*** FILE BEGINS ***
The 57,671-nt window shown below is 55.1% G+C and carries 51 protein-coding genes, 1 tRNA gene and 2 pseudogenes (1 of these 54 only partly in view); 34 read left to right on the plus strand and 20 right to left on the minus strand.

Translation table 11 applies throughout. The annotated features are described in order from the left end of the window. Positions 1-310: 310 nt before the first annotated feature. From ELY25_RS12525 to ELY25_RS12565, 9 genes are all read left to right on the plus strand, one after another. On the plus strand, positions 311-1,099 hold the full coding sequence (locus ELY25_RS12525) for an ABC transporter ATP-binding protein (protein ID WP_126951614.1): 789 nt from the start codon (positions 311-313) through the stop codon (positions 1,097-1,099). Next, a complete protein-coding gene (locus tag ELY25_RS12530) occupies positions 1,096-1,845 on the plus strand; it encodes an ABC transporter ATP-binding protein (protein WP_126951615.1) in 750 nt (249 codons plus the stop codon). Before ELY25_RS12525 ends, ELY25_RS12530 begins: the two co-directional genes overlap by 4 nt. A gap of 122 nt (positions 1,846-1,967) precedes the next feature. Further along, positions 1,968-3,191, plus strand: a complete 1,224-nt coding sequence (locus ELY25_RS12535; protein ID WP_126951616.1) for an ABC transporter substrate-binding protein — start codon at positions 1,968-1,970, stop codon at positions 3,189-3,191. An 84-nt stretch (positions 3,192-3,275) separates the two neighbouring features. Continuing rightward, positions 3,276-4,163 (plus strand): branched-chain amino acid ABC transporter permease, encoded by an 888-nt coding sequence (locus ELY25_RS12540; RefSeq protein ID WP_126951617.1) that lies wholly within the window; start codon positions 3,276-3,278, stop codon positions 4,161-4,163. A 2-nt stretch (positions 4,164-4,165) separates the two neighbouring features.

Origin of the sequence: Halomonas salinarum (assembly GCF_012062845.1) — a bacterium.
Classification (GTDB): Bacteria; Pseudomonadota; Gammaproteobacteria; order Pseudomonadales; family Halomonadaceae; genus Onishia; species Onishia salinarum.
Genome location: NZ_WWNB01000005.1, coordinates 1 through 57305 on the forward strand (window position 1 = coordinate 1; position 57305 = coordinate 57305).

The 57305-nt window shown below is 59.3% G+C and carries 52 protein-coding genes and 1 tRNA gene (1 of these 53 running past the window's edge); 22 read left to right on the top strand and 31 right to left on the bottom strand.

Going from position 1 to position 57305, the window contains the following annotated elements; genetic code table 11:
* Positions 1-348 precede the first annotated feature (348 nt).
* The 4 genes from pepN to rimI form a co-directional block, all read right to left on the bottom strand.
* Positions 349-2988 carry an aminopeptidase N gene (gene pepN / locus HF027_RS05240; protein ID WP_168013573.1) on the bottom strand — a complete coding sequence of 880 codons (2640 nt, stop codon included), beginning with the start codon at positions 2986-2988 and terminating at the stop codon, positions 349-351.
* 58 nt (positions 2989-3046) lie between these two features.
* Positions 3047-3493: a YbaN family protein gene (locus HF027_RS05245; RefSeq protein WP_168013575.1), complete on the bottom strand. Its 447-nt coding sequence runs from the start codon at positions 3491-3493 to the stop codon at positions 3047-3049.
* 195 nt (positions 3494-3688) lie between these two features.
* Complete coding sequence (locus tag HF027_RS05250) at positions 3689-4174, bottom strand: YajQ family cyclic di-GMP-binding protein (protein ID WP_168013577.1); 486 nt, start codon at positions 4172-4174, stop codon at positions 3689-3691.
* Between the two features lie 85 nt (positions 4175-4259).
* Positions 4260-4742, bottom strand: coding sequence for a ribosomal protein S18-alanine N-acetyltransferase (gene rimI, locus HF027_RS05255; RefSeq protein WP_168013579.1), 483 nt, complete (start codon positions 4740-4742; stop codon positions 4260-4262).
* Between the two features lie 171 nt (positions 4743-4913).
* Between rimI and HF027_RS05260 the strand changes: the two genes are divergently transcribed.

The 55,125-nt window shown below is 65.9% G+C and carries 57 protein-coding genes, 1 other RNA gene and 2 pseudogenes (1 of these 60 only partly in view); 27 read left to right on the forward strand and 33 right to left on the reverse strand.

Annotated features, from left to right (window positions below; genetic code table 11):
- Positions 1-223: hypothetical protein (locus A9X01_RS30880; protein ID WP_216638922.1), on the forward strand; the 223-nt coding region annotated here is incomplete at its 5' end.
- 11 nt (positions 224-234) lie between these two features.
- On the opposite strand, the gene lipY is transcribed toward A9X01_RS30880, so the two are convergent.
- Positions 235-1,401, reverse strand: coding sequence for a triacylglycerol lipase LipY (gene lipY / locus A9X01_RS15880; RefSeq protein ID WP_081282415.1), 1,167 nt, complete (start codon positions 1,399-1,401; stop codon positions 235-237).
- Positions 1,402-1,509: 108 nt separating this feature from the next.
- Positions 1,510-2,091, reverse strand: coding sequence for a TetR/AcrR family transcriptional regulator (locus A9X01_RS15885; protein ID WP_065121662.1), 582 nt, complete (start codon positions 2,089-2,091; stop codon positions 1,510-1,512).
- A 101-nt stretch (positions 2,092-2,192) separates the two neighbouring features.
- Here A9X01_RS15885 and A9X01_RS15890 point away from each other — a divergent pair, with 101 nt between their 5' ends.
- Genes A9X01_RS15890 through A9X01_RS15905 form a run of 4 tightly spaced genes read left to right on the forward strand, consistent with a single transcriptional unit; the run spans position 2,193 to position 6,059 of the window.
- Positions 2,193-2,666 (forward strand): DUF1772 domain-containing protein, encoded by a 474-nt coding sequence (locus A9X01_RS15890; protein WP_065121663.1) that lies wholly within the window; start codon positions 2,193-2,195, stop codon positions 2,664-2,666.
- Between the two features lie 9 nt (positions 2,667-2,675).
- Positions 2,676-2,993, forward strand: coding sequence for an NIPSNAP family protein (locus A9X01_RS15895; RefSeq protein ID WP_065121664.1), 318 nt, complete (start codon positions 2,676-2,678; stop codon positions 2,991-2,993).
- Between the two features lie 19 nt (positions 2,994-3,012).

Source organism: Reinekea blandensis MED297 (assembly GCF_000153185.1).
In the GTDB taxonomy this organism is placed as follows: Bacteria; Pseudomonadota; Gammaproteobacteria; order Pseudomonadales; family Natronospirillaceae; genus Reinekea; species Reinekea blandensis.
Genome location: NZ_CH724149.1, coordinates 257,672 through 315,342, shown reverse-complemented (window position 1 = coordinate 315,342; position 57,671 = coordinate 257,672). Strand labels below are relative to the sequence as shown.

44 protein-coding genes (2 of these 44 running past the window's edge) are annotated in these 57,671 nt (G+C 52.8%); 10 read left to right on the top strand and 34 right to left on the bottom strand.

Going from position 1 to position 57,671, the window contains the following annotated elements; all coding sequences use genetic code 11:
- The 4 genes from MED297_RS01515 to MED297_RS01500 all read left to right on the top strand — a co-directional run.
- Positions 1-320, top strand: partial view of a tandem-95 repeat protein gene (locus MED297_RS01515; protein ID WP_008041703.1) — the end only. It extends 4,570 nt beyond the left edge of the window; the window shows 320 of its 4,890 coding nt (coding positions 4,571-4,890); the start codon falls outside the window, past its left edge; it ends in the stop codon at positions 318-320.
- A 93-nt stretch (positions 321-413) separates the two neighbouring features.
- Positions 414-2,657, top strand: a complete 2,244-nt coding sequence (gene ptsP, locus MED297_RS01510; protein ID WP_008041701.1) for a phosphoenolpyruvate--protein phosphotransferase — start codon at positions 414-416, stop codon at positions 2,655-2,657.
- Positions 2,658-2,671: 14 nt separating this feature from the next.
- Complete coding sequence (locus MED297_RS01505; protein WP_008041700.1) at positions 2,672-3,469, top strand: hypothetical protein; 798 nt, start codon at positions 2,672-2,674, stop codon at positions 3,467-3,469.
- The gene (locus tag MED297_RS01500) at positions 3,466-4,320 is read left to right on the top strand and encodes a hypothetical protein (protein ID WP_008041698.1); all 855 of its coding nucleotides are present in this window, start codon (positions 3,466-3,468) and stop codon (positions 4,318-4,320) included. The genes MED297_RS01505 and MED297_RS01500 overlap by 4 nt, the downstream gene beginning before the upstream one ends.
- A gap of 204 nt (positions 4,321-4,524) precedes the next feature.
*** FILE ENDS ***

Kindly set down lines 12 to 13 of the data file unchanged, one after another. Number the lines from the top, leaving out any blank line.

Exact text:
* Positions 3047-3493: a YbaN family protein gene (locus HF027_RS05245; RefSeq protein WP_168013575.1), complete on the bottom strand. Its 447-nt coding sequence runs from the start codon at positions 3491-3493 to the stop codon at positions 3047-3049.
* 195 nt (positions 3494-3688) lie between these two features.